On Being Obsolete

[An original thought-piece by YK Goon]

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By the grace of sheer Facebook luck, I bumped into a rant-piece by a programmer in Hong Kong: I'm a 10-year IT veteran; and I cried in my new workplace today (written in Cantonese). If you're techie, I'm being very precise in his title choice of programmer.

I'll spare you the trouble of reading Chinese (let alone Cantonese). He was lamenting about how after more than a decade worth of experience under his belt, handful of professional certificate, upon landed in his new godforsaken workplace he was treated no better than a junior, made to use a PC that looks like a donation-piece, wasn't invited for lunch and talked like a junior programmer BY a junior programmer.

He ended with the lesson that he made the wrong career choice. Had he pursued finance or property when he was younger, he wouldn't be in the shit hole he's in, working for less pay than where he was. According to him, his peers didn't fare any better, they're either balding or have developed beer belly. His words, not mine.

"So what if you've mastered Android or iOS? Where would you be 10 years from now?"

In case you dunno, a career in finance and property is a such cliche in Hong Kong it's not funny. Like everybody wanna be a Jedi in the Star Wars universe.

Maybe it's the way it was expressed in Cantonese, this piece sent a chill down my spine. That coulda been me.

First-world problem, son

I've taken for something granted: turns out what you think is common wisdom isn't so common after all.

The man wasn't doing what he loves (maybe even likes). When he's merely paying the bills, there's no way to extract meaning out of his work.

But before we pretend love will fix everything, let me bring you through the list of his mistakes:

  1. Betting on Microsoft stack - I've never really dived into the Microsoft stack to make any intelligent comment about it; but the open-source side of the game is so much more exciting. Unless you're making PC/console games, getting locked into Microsoft universe is immensely boring. And boredom breeds complacency.
  2. Get married to technologies instead of methodologies - Technologies phase out, you know the cliche. Yesterday you got AngularJS, today it's React.js. Whatevs, methods & philosophies are here to stay. Functional programming, OOP, event-driven programming, agile, modularity and etc. You may not agree with them (provided you study them enough), but they apply across the board no matter what toy you play with. In fact, the longer a method/philosophy been around, the longer it will stick. Read Taleb's Antifragile.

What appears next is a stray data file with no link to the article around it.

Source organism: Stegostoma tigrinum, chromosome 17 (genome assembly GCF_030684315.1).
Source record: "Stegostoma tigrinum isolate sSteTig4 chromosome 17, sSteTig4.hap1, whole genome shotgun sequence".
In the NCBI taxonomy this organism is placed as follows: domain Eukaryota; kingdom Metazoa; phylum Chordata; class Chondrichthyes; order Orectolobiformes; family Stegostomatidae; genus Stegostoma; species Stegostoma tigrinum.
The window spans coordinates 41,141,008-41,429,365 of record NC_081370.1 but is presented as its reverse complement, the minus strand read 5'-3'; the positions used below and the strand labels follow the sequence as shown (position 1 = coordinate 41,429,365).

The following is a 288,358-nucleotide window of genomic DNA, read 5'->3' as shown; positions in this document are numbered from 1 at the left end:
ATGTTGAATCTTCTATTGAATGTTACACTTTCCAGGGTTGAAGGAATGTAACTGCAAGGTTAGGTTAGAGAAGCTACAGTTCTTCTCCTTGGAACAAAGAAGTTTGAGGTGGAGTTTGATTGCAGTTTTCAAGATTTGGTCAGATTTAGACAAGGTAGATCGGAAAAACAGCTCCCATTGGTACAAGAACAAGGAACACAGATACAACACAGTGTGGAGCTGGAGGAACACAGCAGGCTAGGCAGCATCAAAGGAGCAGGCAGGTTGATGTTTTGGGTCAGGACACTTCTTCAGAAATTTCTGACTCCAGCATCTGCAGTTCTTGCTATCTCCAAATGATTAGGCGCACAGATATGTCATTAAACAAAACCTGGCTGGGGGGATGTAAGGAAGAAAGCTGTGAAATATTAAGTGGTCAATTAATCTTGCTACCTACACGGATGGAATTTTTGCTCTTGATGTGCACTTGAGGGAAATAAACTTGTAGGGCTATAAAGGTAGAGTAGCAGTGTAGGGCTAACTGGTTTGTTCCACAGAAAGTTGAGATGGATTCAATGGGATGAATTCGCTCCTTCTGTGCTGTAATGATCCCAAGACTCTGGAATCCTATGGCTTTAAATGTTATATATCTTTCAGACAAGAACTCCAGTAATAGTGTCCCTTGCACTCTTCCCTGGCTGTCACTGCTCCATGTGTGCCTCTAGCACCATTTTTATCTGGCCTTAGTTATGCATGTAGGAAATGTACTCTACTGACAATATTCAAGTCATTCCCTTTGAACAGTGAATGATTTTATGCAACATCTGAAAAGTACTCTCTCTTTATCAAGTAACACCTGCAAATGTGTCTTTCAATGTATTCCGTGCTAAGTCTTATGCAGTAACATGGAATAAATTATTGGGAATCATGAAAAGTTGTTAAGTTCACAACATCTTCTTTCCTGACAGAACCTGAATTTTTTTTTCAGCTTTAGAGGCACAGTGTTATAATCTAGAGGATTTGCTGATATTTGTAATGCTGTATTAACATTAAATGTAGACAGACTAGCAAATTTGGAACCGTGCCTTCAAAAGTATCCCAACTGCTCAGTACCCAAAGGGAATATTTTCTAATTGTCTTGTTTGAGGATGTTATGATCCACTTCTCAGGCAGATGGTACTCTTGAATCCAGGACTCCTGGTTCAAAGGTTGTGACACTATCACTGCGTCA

3. Thinking of management as a step up - This so fucking obvious it's infuriating. A developer is a maker of things; a manager is a human-mover. Totally different skill set, both are needed to achieve a common business objective. If being a manager is the career objective of a developer, you've brought a knife to gun fight. This topic deserves a whole post itself.
  4. He wanted a job instead of a career - Wanting to be a manager is a symptom of pursuing a promotion. Because promotion entails a raise.
  5. He thinks property and finance are really proper careers - They probably are, alongside drug-dealing and human-trafficking.
  6. Thinking like a victim - He made the choice joining the wrong outfit. He probably be treated wrong even if he's 10 years younger. If you ain't the master of your domain, get the fuck out.

I think the thought of thinking you've aged makes you so. Delusion of grandeur is from time to time is good for you.

Then again, maybe Chinese tech scene was never about creating meaning at all. It's all about motherfucking money, again. Maybe HK is a fucked up place after all, rich/poor gap and all, what do I know.

Either way, be so good they can't ignore you.